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Help on way for neighbors of urban blight, junky yards in Oak Harbor

Oak Harbor resident Karen Ekberg would like to be able to look out her back windows without seeing a yard filled with junk.

It may take awhile, code enforcement officer David Anderson said, but she’ll get her wish.

Oak Harbor Mayor Scott Dudley put a special emphasis on code enforcement last year. The aftermath of the Great Recession left a lot of foreclosed and abandoned homes in the city; without anyone to care for them, the grass grows tall and garbage accumulates.

City staff rewrote the enforcement code to give Anderson better tools to deal with the problems.

So far, the new rules haven’t helped Ekberg. She lives in a quiet neighborhood near Hillcrest Elementary School. Then a man rented the house next door last year and left a giant pile of junk on the front yard. People came and went from the house at all hours of the day. He played loud music. The city cut off his water last fall.

“Living next door has been a hazard,” she said.

Ekberg said she called City Hall, the police department and the county health department to complain, but nobody ever called her back.

Two weeks ago, the man was finally evicted. Ekberg said he left large pieces of furniture on the sidewalks where children walk to school. She was worried that they may be contaminated with drug residue, but her calls to officials went unreturned.

Anderson, however, said he’s on the case. He explained that the eviction process can be lengthy. He’s now working with the owner of the house to get the yard cleaned up. He said she has a giant mess inside to deal with, along with the death of a family member, so he’s giving her some leeway.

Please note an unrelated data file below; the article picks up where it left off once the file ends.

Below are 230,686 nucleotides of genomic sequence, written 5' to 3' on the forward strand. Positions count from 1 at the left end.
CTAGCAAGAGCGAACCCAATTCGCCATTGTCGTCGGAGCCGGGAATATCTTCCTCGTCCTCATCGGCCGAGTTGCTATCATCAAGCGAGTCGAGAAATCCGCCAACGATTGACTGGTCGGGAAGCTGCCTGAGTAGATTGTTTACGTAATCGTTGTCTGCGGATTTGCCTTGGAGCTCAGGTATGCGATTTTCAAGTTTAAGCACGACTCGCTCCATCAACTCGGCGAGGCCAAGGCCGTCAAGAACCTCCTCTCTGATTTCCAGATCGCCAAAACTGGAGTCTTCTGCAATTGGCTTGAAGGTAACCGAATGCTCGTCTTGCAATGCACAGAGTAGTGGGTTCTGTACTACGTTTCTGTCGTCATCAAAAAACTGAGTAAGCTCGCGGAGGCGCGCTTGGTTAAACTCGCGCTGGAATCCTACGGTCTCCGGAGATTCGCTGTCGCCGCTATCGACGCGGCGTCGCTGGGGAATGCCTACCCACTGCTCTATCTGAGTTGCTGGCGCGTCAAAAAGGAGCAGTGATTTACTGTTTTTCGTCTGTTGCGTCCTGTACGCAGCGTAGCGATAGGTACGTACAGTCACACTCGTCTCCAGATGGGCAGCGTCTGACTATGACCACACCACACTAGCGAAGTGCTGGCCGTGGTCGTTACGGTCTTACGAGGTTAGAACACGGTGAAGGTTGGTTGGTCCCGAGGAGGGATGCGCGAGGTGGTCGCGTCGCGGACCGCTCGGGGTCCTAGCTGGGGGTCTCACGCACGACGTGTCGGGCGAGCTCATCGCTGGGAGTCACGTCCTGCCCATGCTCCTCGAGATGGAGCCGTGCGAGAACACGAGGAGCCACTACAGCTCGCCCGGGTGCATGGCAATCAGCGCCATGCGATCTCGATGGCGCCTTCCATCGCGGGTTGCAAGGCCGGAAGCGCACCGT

Under the revised code, Anderson said he can ask the owner of a blighted property to sign a voluntary compliance agreement, which gives the owner a certain amount of time to clean up. If the owner doesn’t comply, the city can contract with a business to clean up the property, then file a lien to recoup the cost of the abatement.

“We don’t want to put a hardship on anyone, we just want to get it cleaned up,” Anderson said.

Last fall, Anderson said he counted 24 foreclosed and abandoned homes in the city with knee-high grass.

So far, the new rules have been “pretty successful,” Anderson said, though the process can take some time. He hasn’t filed any liens yet.

 

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